Improving breeding – The Hindu


Revised programs will improve productivity and traceability standards for Indian livestock

Livestock farming in India has been largely disorganized, resulting in gaps in upstream and downstream integration of the value chain. Such a scenario impacts the quality of livestock produced and in turn negatively impacts the return on investment for pastoralists. About 200 million Indians are involved in animal husbandry, of which about 100 million are dairy farmers. About 80% of the country’s cattle have low productivity and are raised by small, marginal farmers. To improve livestock productivity, the Rashtriya Gokul mission was launched in 2014 with a focus on genetic improvement of the cattle population through widespread initiatives on artificial insemination, sex sorted semen and in vitro fertilization.

Entrepreneurship development

The revised version of the Rashtriya Gokul mission and the National Livestock Mission (NLM) proposes to focus on the development of entrepreneurship and improvement of breeds of cattle, buffaloes, poultry, sheep, of goats and pigs by offering incentives to individual entrepreneurs, agricultural producer organizations, farmers, cooperatives, joint responsibility groups, self-help groups, section 8 companies for entrepreneurship development and state governments for breed improvement infrastructure.

The breed multiplication farm component of the Rashtriya Gokul mission will provide a capital grant of up to 200 lakh for the establishment of a breeding farm with at least 200 dairy cows / buffaloes using the latest breeding technologies. . The contractor will be responsible for the arrangement and would be able to sell at least 116 elite female calves each year from this farm starting in the third year. The entrepreneur will also begin to generate income through the sale of 15 kg of milk per animal per day for around 180 animals in the first year. This breeding farm will be in equilibrium from the first year of the project after induction of milk in the animals. In addition, the strategy of encouraging the multiplication of breeds will result in the employment of farmers of 1 lakh.

Local initiatives in this area will be further amplified by web applications like e-Gopala which provide real-time information to breeders on the availability of disease-free genetic material in the centers concerned, veterinary care, etc.

NLM’s poultry entrepreneurship program will provide a capital grant of up to 25 lakh for the establishment of a mother farm with a breeding capacity of 1000 chicks. According to this model, the hatchery should produce at least 500 eggs per day, followed by the birth of chicks which in turn are reared for four weeks. Afterwards, the chicks can be supplied to local farmers for breeding. According to this model, the rural entrepreneur who runs the hatchery will provide chicks to the farmers. An entrepreneur will be able to break even within 18 months of starting the business. This should provide jobs for at least 14 lakhs.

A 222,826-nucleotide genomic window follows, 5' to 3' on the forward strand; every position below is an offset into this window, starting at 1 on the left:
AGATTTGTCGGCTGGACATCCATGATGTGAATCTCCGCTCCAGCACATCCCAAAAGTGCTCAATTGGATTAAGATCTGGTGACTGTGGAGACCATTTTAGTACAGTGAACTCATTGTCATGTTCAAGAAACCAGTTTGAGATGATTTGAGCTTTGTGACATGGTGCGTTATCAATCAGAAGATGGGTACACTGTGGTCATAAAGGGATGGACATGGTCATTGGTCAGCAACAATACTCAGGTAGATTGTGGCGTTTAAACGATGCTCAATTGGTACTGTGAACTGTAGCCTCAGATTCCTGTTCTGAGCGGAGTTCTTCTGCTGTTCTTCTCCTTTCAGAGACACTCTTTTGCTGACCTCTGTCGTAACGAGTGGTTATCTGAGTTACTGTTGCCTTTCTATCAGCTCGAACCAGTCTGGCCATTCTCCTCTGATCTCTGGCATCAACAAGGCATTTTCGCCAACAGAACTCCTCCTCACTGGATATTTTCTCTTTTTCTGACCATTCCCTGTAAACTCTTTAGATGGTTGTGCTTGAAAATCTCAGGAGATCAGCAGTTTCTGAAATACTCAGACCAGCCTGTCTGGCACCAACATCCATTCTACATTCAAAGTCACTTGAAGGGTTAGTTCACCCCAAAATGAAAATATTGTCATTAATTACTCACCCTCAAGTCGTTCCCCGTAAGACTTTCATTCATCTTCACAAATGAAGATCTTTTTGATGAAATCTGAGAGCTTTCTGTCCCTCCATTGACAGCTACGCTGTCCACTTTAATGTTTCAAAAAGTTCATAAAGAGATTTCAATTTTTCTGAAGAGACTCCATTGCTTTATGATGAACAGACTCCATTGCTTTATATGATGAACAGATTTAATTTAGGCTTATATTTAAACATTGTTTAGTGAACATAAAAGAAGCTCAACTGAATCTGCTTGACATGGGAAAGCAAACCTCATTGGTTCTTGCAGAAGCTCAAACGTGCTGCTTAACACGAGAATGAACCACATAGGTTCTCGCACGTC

In the context of sheep and goat entrepreneurship, there is a capital grant of 50% up to 50 lakh. An entrepreneur according to this model has to set up a breeding farm, develop the whole chain and eventually sell the animals to farmers or on the open market. Each entrepreneur can receive assistance for a breeding farm with 500 goats / ewes and 25 high genetic value goats / rams from central government / state university farms. This model is expected to generate a net profit of over 33 lakh for the entrepreneur per year.

For the pigsty, NLM will provide a 50% capital grant of up to 30 lakh. Each entrepreneur will be assisted in setting up breeding farms with 100 sows and 10 boars, which are expected to produce 2,400 piglets per year. A new batch of piglets will be ready for sale every six months. This model is expected to generate a profit of 1.37 crore after 16 months and 1.5 lakh of employment. The revised NLM scheme coupled with the Rashtriya Gokul mission and the Livestock Infrastructure Development Fund has the potential to dramatically improve the productivity and traceability standards of our livestock.

Atul Chaturvedi is Secretary, Ministry of Livestock and Dairy Production


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